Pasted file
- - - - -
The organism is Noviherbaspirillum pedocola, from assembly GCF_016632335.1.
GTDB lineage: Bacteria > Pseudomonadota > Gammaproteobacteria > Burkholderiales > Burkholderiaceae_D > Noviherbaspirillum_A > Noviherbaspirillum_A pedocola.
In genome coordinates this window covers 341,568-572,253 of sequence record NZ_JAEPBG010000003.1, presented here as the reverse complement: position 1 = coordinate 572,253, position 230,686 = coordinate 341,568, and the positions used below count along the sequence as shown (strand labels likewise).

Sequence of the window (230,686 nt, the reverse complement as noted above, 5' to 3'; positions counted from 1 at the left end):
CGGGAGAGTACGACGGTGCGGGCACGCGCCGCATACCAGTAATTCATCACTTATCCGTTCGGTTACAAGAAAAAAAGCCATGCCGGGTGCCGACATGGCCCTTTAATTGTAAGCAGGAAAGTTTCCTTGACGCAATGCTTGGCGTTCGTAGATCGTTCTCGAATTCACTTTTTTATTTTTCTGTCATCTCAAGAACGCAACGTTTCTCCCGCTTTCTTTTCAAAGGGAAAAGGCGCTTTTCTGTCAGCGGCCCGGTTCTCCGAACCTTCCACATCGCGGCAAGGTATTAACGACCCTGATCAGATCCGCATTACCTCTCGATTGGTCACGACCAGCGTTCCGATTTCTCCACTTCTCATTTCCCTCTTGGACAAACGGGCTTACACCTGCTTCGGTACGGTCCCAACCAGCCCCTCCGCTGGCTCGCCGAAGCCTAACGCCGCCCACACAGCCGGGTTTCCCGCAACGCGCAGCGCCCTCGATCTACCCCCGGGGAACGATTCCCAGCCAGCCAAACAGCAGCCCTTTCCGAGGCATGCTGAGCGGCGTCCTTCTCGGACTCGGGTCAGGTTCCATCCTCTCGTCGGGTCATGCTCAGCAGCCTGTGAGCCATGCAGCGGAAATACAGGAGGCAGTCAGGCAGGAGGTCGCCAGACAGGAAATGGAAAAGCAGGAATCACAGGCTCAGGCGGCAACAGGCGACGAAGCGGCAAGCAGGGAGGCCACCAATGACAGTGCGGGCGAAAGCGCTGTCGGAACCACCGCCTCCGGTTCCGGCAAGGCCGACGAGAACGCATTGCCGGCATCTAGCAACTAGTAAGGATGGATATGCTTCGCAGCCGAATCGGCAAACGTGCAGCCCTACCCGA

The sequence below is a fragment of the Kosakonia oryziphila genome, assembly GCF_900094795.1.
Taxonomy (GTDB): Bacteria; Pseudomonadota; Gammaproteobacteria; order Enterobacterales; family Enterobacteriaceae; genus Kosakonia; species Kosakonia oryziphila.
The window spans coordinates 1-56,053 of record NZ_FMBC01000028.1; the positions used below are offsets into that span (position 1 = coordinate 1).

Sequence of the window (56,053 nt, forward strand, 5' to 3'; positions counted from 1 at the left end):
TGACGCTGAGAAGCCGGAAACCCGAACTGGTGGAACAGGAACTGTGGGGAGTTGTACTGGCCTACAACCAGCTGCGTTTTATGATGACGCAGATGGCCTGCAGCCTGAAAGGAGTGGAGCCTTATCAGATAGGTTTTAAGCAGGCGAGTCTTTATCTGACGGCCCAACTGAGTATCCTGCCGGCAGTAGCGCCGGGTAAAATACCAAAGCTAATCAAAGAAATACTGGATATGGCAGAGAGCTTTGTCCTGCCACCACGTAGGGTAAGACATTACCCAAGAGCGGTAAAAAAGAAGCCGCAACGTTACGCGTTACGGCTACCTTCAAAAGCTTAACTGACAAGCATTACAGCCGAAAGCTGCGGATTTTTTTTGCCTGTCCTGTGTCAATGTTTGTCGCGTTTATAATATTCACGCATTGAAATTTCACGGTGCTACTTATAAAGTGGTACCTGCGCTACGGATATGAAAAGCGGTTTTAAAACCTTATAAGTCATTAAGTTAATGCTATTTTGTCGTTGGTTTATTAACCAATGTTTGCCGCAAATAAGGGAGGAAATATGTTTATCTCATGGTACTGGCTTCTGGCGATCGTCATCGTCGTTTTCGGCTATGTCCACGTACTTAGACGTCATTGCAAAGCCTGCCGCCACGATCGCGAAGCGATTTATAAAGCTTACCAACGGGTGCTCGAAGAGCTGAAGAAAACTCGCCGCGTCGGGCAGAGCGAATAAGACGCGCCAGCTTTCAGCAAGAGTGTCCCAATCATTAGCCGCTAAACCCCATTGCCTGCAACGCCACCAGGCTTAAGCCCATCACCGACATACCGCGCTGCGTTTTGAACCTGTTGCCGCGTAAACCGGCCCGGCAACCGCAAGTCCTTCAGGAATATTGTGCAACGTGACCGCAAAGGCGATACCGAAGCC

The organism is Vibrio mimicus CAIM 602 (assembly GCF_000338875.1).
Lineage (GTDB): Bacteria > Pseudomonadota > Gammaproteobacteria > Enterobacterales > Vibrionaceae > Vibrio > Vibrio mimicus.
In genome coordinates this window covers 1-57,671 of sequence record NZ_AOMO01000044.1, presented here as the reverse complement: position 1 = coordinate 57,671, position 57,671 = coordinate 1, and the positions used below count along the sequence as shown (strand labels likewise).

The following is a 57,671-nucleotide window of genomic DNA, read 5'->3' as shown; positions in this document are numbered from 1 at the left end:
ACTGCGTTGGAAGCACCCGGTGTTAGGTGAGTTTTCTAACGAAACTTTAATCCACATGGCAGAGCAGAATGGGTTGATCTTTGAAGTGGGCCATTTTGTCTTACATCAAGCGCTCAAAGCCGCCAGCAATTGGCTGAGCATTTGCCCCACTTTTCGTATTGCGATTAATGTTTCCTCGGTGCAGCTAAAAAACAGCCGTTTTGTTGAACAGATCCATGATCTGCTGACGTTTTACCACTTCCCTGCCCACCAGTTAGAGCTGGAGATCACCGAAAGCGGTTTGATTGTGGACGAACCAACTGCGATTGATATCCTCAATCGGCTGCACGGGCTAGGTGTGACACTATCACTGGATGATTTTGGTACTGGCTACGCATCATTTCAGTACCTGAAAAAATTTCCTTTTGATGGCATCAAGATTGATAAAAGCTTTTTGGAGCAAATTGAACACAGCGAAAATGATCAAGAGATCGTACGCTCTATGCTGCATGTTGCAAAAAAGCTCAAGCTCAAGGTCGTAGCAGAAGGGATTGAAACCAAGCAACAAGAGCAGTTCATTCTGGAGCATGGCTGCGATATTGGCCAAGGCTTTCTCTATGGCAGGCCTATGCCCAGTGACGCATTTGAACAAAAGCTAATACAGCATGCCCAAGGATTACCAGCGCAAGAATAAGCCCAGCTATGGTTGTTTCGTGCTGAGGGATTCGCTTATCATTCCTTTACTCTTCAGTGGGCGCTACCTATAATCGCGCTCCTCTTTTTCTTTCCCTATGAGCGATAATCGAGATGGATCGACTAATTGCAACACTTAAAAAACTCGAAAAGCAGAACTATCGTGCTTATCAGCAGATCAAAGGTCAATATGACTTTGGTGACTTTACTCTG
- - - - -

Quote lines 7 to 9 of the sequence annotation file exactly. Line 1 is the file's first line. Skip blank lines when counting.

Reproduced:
Taxonomy (GTDB): Bacteria; Pseudomonadota; Gammaproteobacteria; order Enterobacterales; family Enterobacteriaceae; genus Kosakonia; species Kosakonia oryziphila.
The window spans coordinates 1-56,053 of record NZ_FMBC01000028.1; the positions used below are offsets into that span (position 1 = coordinate 1).

Sequence of the window (56,053 nt, forward strand, 5' to 3'; positions counted from 1 at the left end):